Q. There has been a lot of discussion at our camera club meetings about the new Kodak VR-G film as opposed to the new Fuji HR. Have you tried them? Which is the best? What do the professional photographers, the photojournalists, use? Do you recommend it for amateurs? I have a Canon Super Sure Shot.

A. Yes indeed. I've tried both and like them both.

But let me say right away that for many, perhaps even most amateurs, especially those using the new compacts, I'm not sure there is any difference.

To explain: I have always been a fan of Fuji film. Years ago, when the Milwaukee Journal was leading the nation in use of newspaper color, it used Fuji film.

We found that the earth tones were remarkably good. The browns and reds were the best we could get, and reproduced beautifully.

Through the years, I continued to find this true.

Yet, when you talk about preference in film, you have so many other things to consider. What kind of pictures are you taking? Are you shooting indoors with flash? Are you trying to shoot outdoors under almost all kinds of lighting conditions? Are you trying to make closeups of people? Do you shoot water pictures or sports?

Then, once you make your pictures, what next? Do you just want standard 3x5 prints for an album and an occasional 5x7? Do you want to have everything printed 8x10 and even an occasional 11x14?

I tested these films in the same way I would advise you or your group to do: Take some pictures with both kinds of film under the most controlled conditions you can.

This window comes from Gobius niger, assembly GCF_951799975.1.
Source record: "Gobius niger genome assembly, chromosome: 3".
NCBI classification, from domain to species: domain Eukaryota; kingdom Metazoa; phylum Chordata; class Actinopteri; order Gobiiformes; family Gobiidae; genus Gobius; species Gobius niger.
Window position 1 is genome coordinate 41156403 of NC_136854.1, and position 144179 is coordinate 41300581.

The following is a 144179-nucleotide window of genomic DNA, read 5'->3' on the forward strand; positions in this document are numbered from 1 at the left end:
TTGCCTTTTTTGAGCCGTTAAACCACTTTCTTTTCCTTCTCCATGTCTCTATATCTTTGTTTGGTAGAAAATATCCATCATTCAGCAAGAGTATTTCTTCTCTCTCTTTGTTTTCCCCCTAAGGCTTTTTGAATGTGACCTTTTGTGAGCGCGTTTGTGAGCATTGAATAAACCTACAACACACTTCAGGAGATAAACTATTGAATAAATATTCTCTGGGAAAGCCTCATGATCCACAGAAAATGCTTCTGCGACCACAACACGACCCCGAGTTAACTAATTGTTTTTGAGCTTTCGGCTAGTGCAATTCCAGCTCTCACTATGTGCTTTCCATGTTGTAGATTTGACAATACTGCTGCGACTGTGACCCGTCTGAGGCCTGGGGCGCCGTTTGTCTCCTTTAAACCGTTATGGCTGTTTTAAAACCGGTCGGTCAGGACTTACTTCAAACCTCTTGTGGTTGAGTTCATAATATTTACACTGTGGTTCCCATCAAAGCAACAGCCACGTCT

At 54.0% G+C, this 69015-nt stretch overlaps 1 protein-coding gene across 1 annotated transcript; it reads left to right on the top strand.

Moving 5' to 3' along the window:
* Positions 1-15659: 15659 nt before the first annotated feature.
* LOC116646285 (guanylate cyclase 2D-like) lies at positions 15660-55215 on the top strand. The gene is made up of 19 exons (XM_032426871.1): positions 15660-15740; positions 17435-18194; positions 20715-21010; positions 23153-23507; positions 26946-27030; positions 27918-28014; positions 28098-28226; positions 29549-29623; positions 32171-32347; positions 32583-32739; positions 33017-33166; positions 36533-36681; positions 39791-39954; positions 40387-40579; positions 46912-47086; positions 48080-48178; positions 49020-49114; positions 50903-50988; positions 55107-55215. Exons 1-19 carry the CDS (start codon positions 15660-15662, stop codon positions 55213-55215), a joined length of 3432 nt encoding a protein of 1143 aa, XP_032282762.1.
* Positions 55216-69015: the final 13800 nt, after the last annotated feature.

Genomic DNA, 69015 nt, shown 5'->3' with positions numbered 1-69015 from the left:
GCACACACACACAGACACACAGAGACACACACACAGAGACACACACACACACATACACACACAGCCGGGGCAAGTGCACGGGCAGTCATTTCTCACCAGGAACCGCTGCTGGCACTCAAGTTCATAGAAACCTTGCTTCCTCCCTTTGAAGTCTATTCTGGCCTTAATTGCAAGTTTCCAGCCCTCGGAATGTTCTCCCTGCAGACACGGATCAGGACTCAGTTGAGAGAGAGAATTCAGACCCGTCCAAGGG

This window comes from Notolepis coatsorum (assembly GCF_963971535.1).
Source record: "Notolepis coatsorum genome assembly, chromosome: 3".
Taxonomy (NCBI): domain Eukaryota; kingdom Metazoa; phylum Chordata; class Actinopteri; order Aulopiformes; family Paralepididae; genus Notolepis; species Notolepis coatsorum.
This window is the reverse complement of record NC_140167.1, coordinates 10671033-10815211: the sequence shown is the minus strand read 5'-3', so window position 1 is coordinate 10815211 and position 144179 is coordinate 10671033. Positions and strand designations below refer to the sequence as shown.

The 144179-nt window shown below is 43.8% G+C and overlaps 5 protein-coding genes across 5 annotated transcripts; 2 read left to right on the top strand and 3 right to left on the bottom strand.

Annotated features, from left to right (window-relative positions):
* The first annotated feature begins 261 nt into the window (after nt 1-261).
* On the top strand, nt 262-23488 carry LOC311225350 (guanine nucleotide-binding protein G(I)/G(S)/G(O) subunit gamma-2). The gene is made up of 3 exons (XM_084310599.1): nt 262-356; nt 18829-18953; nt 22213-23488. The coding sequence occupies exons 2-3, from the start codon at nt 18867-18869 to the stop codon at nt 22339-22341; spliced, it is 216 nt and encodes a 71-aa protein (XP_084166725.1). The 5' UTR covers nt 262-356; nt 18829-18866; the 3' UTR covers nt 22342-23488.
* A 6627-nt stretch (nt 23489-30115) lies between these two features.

For instance, I made pictures in bright sunlight, open shade, near dusk light and heavy overcast -- all of the same subject. It was a construction site of a building going up in Fairfax County. I was able to set up my tripod in almost the same spot each time I shot and was able to use both kinds of film on each shooting expedition.

I also did some shooting on a color test card that I made up. Nothing fancy, but made with some strips of colored tape and some stuff cut out of magazines. Again, I shot in as many kinds of light as I could, including moving the card inside to shoot with flash.

If you use two cameras, it's easier, but then you have to worry whether your shutters are matched. I had my shutters matched professionally and used both.

I was pretty happy with most of the film. In some cases the pictures weren't so hot, but the tests of color were fine.

Sometimes I felt that the Kodak VR-G was sharper, particularly the mid-speed stuff. By the same token, I loved the Fujichrome 50 and the HR 1600.

I will continue to use both, trying to pick the correct film for the correct situation. I suggest you make some of your own tests. GETTING CLOSE

Q. Last week I saw some very beautiful close-up slides of flowers. In fact, some of them were parts of flowers. My camera doesn't focus that close. When I look through it, everything seems much too small. How does this work.?

A.We're talkin' macro!

Macro photography is the ability to shoot small subjects or parts of subjects close up. It's a great way to extend your photographic horizon.

There are several ways to do macro photography. First, most of the modern zoom lenses can focus close enough so that you can fill up your viewfinder with an object at 1/4 life size.

Then, there are the macro lenses, designed specifically for this kind of work. They focus as close as two inches so that very small, or even parts of objects can be photographed. These lenses can achieve a 1:1 ratio of focus, which means that you can actually shoot things at life size. Available in both 50mm or 100mm focal lengths, they have very high resolution, and are very sharp on the edges. They're just right for copying such things as stamps and coins and they also can be used as general purpose lenses. They're great for making pictures to be blown up to poster size and they're great for copying those valuable old pictures that are beginning to fade.

Carl Kramer, former director of photography for The Washington Post, will try to answer your photography questions in his column, but cannot reply individually. Send your questions to: Carl Kramer, c/o Weekend, The Washington Post, 1150 15th Street NW, Washington DC 20071.